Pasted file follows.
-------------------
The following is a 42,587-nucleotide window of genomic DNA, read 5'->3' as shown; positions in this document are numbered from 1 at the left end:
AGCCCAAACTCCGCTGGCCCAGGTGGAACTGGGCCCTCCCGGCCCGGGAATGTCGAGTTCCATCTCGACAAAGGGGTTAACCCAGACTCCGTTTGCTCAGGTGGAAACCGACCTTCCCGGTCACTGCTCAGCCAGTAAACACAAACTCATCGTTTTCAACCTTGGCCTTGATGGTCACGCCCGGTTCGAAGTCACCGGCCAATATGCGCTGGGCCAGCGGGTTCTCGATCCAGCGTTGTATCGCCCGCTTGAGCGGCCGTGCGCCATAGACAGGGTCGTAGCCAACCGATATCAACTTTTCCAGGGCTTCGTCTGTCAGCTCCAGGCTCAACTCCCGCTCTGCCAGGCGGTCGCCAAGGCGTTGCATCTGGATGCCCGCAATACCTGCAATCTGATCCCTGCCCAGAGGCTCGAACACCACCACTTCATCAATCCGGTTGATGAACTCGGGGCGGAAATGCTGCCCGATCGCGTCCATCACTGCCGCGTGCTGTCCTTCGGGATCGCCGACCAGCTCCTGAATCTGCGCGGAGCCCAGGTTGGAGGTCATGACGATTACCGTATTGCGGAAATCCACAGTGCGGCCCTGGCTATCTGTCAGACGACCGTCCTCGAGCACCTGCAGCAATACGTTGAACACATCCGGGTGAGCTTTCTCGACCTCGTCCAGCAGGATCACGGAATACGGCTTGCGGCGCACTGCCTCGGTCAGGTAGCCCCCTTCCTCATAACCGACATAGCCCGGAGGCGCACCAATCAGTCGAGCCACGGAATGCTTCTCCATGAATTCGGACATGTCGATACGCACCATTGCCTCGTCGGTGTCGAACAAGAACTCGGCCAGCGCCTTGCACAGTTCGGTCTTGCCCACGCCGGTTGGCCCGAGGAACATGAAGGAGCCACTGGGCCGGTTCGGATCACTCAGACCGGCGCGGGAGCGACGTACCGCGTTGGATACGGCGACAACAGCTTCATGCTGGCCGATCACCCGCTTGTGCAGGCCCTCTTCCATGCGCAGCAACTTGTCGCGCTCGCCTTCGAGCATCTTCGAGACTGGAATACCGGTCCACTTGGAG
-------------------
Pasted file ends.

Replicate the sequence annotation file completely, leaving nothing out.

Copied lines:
The following is a 42,587-nucleotide window of genomic DNA, read 5'->3' as shown; positions in this document are numbered from 1 at the left end:
AGCCCAAACTCCGCTGGCCCAGGTGGAACTGGGCCCTCCCGGCCCGGGAATGTCGAGTTCCATCTCGACAAAGGGGTTAACCCAGACTCCGTTTGCTCAGGTGGAAACCGACCTTCCCGGTCACTGCTCAGCCAGTAAACACAAACTCATCGTTTTCAACCTTGGCCTTGATGGTCACGCCCGGTTCGAAGTCACCGGCCAATATGCGCTGGGCCAGCGGGTTCTCGATCCAGCGTTGTATCGCCCGCTTGAGCGGCCGTGCGCCATAGACAGGGTCGTAGCCAACCGATATCAACTTTTCCAGGGCTTCGTCTGTCAGCTCCAGGCTCAACTCCCGCTCTGCCAGGCGGTCGCCAAGGCGTTGCATCTGGATGCCCGCAATACCTGCAATCTGATCCCTGCCCAGAGGCTCGAACACCACCACTTCATCAATCCGGTTGATGAACTCGGGGCGGAAATGCTGCCCGATCGCGTCCATCACTGCCGCGTGCTGTCCTTCGGGATCGCCGACCAGCTCCTGAATCTGCGCGGAGCCCAGGTTGGAGGTCATGACGATTACCGTATTGCGGAAATCCACAGTGCGGCCCTGGCTATCTGTCAGACGACCGTCCTCGAGCACCTGCAGCAATACGTTGAACACATCCGGGTGAGCTTTCTCGACCTCGTCCAGCAGGATCACGGAATACGGCTTGCGGCGCACTGCCTCGGTCAGGTAGCCCCCTTCCTCATAACCGACATAGCCCGGAGGCGCACCAATCAGTCGAGCCACGGAATGCTTCTCCATGAATTCGGACATGTCGATACGCACCATTGCCTCGTCGGTGTCGAACAAGAACTCGGCCAGCGCCTTGCACAGTTCGGTCTTGCCCACGCCGGTTGGCCCGAGGAACATGAAGGAGCCACTGGGCCGGTTCGGATCACTCAGACCGGCGCGGGAGCGACGTACCGCGTTGGATACGGCGACAACAGCTTCATGCTGGCCGATCACCCGCTTGTGCAGGCCCTCTTCCATGCGCAGCAACTTGTCGCGCTCGCCTTCGAGCATCTTCGAGACTGGAATACCGGTCCACTTGGAG